In 1995, Nelson Mandela sought to bring a country together via rugby; and in the World Cup final at Ellis Park, his dream came to fruition. Francois Pienaar’s men put in a memorable performance in a ferociously tight game to defeat the All Blacks 15 points to 12 and lift the Webb Ellis trophy in their first year in the competition.
Ellis Park is the home of another finale on Saturday, as the Springboks aim to topple New Zealand once again to lift the Rugby Championship trophy for the first time since 2009. In 1995, South Africa were underdogs to a team boasting the considerable talents of Jonah Lomu, and as we fast forward 18 years, history suggests that the men in green are very much up against it as they seek to clinch the most precious of scalps.
With the monkey off their backs, New Zealand are imperious
In the last few years, even with the talent of players like Jonah Lomu and Dan Carter at their disposal, there was a certain amount of vulnerability about the All Blacks. By this I do not mean for one second that they were not among the best – if not the best – rugby team on the planet. No, this vulnerability was built more around the fact that despite their prodigious talent, the All Blacks had not yet registered the victories required to assert their absolute dominance in the modern era.
The men in black had of course won the inaugural World Cup in 1987, but the Webb Ellis trophy had eluded them in 1991 and then again 1995. Then again in 1999, and again in 2003. And again in 2007. Simply put, for a team that considered themselves to the best, their record of winning World Cups left a lot to be desired. There were accusations of choking, and to be perfectly honest, these accusations were pretty much spot on. Then came 2011.
New Zealand hosted the World Cup in 2011, and despite a series of less-than-vintage displays as the host nation, captain Richie McCaw finally lifted the trophy that the country had waited years for. All of a sudden, the monkey was lifted off their backs. In the past, other teams knew that the All Blacks could choke, but in the months and indeed years that have followed 2011, it very much seems like that choking tendency has evaporated. Steve Hansen’s men have lost one game since lifting the Webb Ellis trophy; a highly improbable loss to England when all but two of the squad were suffering from the Norovirus.
Quite simply, at present the All Blacks look unbeatable and it will need the performance of a lifetime from the Springboks to topple the World Cup winners and Rugby Championship holders.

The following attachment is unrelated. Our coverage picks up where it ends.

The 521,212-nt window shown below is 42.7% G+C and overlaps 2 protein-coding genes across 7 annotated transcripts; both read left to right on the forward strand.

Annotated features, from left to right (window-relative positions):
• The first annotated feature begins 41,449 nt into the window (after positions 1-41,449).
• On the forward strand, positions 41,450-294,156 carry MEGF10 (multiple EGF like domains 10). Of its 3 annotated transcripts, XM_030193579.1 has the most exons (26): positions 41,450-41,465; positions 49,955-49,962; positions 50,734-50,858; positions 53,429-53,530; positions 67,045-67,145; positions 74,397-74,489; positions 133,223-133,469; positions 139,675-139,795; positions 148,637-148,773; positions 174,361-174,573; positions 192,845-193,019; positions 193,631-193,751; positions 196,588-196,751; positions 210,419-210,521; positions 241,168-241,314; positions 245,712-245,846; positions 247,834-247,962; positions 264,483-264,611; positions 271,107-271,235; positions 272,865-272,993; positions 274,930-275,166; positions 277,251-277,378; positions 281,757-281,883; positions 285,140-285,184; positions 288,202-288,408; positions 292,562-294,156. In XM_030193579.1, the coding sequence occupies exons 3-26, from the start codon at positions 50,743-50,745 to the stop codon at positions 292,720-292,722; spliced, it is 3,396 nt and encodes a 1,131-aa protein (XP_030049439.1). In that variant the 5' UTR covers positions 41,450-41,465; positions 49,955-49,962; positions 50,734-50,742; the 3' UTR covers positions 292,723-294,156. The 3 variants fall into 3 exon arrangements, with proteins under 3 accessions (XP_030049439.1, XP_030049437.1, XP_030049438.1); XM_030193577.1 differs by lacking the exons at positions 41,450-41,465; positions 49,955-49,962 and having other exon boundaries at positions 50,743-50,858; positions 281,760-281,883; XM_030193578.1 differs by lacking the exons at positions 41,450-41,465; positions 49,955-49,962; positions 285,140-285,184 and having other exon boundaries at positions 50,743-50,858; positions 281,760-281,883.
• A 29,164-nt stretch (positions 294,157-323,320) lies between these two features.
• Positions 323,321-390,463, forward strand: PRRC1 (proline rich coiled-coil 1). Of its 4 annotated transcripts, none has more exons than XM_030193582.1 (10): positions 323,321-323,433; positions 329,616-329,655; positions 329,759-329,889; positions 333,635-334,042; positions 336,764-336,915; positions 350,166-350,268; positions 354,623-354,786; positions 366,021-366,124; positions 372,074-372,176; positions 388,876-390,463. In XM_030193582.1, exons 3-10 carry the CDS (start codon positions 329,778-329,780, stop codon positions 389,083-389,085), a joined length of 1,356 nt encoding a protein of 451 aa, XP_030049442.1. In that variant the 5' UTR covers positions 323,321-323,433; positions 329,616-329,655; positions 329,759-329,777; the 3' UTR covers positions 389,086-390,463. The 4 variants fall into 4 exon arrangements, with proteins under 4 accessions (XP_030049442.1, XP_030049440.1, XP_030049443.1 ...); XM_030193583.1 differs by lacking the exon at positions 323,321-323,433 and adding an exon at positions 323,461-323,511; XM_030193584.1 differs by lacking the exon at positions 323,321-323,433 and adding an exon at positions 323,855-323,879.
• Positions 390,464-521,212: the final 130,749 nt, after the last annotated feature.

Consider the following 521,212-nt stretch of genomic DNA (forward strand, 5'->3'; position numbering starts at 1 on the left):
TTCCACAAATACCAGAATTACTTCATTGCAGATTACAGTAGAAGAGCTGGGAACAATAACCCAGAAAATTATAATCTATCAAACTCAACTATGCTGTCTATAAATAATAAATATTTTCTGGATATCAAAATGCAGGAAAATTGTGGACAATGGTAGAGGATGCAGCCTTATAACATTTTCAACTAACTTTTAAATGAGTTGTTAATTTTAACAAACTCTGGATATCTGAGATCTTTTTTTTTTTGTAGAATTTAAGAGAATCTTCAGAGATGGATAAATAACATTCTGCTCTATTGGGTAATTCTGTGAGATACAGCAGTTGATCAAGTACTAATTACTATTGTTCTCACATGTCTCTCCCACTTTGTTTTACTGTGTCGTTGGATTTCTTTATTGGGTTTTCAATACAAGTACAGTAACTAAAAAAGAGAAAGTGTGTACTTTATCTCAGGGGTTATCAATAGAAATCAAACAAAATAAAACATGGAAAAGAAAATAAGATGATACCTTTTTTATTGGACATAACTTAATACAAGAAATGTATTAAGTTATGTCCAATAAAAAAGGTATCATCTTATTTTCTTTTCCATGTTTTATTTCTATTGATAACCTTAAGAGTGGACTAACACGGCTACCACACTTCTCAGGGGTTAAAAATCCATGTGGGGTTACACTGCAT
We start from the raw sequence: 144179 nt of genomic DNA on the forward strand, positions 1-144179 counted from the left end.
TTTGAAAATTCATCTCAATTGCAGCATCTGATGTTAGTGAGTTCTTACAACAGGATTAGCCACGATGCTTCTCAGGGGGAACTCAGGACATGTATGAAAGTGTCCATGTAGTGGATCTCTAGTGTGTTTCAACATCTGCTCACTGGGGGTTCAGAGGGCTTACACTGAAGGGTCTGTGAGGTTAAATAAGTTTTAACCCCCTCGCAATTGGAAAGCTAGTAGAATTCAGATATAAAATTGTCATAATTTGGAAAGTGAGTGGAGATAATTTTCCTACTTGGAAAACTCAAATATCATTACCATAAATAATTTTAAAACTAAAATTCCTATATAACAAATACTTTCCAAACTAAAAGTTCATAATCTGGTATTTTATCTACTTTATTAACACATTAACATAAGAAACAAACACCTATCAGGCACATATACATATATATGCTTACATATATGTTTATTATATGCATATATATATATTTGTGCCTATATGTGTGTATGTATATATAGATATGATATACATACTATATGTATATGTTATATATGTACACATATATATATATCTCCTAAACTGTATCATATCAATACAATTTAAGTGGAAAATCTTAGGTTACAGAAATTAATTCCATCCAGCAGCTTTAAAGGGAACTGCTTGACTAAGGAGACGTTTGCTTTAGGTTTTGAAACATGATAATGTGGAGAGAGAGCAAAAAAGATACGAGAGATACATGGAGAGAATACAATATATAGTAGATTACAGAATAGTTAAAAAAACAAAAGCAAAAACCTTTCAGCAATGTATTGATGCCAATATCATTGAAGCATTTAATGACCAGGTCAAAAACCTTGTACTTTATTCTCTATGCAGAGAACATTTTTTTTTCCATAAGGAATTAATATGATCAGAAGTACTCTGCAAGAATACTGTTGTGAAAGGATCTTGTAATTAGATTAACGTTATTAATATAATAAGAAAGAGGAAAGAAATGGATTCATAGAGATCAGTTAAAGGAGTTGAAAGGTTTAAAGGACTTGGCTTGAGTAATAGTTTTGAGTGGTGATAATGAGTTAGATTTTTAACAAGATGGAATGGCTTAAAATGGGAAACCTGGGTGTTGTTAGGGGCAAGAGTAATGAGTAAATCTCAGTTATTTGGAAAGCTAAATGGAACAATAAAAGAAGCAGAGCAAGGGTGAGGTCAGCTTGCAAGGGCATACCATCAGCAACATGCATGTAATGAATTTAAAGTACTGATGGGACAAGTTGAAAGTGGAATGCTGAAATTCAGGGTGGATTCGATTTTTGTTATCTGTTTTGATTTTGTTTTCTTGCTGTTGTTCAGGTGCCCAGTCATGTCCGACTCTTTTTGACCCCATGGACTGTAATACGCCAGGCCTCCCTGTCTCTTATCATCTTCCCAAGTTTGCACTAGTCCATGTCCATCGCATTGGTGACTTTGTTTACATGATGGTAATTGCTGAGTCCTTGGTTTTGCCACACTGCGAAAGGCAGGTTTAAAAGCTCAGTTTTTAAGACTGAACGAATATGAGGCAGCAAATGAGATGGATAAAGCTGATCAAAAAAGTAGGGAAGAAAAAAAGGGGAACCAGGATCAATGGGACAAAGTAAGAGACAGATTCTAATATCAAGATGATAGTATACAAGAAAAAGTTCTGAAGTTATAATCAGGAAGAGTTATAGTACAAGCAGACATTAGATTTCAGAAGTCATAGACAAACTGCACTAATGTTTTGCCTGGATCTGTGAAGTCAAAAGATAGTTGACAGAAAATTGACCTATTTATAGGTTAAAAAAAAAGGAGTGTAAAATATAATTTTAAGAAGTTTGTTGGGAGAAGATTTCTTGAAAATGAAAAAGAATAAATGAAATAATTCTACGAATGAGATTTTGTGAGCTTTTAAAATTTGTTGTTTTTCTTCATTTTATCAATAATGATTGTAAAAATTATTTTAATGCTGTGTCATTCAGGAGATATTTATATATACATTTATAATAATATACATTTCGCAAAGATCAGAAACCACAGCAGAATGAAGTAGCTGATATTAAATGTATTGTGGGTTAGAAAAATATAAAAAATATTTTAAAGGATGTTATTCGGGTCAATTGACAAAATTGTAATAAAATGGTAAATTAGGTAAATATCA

Springboks have no choice but to attack
One of the things that makes a South Africa win even less probable is that in order to clinch the title, the Springboks must garner a bonus point for scoring four tries whilst also preventing the All Blacks from securing a losing bonus point.
Unfortunately for the men in green, they have failed to beat New Zealand with four tries for the last nine years and with the All Blacks in this sort of form; that record doesn’t look like changing any time soon. What the Springboks must do though, is attack, attack, and attack. Their juggernaut pack must be used to move the dynamic New Zealand forwards around, and the ball must go wide – attempting to beat the All Blacks in an arm wrestle is only likely to end in failure.
History is on the Springbok’s side
One crumb of comfort for South Africa is that Ellis Park is one of the most formidable places to go and play rugby. Even New Zealand – the team to beat for so many years now – have only won there 3 times in 85 years, and the hostile Ellis Park crowd will want to give their team the best chance possible.
The players will have to work with the fans to make Ellis Park a real cauldron; and that means hitting the ground running. Anything less than a million-mile-an-hour frenetic start will not be enough, with the All Blacks possessing the minerals to soak up all but the most insurmountable pressure.
Whatever the result, it’s going to be worth watching
This game could be the game of 2013. We’ve seen Wales conquer England in the finale at the Six Nations. We’ve seen a rampant Lions team destroy a lacklustre Australia in the Lions tour decider. It’s now South Africa’s turn to upset the applecart, and a win against the current holders, world champions and IRB-ranked world number-one’s would be the perfect way to do precisely that. It’s too close to call, and another South African victory at Ellis Park would be one that lived long in the memory. No doubt Mandela would approve.